Hill running can be challenging, and for many runners, it can be intimidating. Often, runners find themselves choosing flat routes, opting to avoid hills altogether to stay within their comfort zone and avoid pushing their limits.
While running on flat roads certainly has its benefits, incorporating hill workouts into your training can make a more significant impact on your performance as a runner than you might expect. Check out why our COROS Coaches suggest adding hill workouts into your normal routine and even download a new workout to help get you started.
Why Add Hills to Your Training?
You don't need to go searching for the steepest mountains or rolling hills to benefit from hill workouts. Even slight to moderate inclines can significantly improve your running performance.
Hill workouts focus on working different muscles than when you run on flat ground. They help strengthen your calves, thighs, and glutes, making running smoother and more efficient. This is important for maintaining pace over different distances. This type of workout will help increase speed and endurance, which are important for both shorter races like the 5k and longer ones like the half marathon or full marathon.
If you are just starting on your journey as a runner, returning from time off, or just working to maintain your fitness, incorporating hill workouts into your training will help to gradually boost your Base Fitness. However, it's important to avoid increasing the intensity of your workouts too quickly to lower the risk of overtraining. Consider your long-term running goals and incorporate workouts like hills accordingly. This will help ensure steady progress while minimizing the chances of injury or burnout.
Base Fitness metric found in your COROS Training Hub.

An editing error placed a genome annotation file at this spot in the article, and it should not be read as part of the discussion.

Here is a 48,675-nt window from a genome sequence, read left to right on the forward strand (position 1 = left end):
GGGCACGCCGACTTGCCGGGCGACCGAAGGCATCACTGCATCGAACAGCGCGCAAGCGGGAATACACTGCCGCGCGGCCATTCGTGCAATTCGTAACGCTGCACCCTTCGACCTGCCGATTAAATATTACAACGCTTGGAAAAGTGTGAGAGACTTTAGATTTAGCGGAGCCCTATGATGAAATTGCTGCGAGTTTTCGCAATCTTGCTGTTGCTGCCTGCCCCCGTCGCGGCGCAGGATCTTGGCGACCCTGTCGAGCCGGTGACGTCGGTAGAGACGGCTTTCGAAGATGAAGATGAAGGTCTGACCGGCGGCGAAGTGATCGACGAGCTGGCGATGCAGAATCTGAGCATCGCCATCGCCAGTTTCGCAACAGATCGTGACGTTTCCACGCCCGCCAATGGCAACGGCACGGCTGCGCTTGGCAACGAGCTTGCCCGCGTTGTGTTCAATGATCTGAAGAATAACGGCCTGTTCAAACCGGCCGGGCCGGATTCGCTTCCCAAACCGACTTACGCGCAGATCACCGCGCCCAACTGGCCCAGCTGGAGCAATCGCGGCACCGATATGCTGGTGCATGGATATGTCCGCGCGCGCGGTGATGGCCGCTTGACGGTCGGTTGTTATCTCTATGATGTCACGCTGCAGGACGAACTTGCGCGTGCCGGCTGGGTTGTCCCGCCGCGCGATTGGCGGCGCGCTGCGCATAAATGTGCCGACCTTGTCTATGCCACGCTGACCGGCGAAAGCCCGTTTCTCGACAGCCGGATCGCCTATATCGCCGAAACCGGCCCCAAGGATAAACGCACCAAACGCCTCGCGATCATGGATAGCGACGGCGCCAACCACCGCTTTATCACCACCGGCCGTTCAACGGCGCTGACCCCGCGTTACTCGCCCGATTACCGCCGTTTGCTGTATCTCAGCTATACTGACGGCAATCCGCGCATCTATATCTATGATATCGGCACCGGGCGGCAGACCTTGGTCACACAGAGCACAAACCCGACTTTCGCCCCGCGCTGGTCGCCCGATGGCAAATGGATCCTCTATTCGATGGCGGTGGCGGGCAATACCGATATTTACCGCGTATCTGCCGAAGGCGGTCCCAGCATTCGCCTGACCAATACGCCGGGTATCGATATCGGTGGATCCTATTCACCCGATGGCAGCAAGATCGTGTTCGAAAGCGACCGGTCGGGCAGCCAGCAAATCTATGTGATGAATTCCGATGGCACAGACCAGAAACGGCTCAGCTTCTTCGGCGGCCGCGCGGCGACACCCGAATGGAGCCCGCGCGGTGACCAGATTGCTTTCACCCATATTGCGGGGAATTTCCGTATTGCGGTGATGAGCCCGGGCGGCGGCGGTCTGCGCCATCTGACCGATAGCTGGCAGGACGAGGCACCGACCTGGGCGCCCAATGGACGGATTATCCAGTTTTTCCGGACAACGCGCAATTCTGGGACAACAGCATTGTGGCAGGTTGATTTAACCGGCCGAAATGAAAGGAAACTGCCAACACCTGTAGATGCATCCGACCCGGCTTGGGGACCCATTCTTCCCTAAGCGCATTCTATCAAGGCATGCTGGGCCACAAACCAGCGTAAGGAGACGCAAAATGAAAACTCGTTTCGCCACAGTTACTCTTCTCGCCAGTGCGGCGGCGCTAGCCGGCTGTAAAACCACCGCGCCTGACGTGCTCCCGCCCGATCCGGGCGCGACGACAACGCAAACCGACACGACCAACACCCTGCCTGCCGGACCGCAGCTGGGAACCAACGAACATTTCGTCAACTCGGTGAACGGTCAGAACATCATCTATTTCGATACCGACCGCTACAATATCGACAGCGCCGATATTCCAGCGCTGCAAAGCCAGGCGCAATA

COROS Coaches created this workout to help runners feel more comfortable on a hilly route or the trails. You can download this workout and others from our COROS Workout Library:
- Hill Intervals: This is a time-based workout that can be completed outside or on a treadmill. For the downhill, walk or jog to the bottom to allow your HR to lower before the next interval.
If you are completing this on a treadmill, set the incline anywhere between 5-7. To help get more accurate data from your treadmill workouts, pair the COROS POD 2 with your watch.
Tips For Running Hills
Hill workouts can be changed to match different training goals. Here are some tips to help you get started:
- Don't skip the warm-up: No matter what type of workout you are completing it's important to prepare your muscles with a proper dynamic warmup to avoid injury.
- Start small: gradually increase the intensity as you build strength and endurance.
- Duration: start with shorter intervals (30 seconds) and gradually increase the time
- Incline: start with a moderate incline and gradually increase the steepness
- Vary your workouts: Mix hill sprints, intervals, and tempo runs to target different aspects of your running.
- Focus on form: Pay attention to your running form so that you train efficiently. Lean slightly forward, take smaller steps, and use your arms to help power to the top of the hill.
Taking smaller strides running uphill will help you to conserve energy.
If you have questions about this workout or training questions in general, email us at email@example.com, and we will be happy to share insights!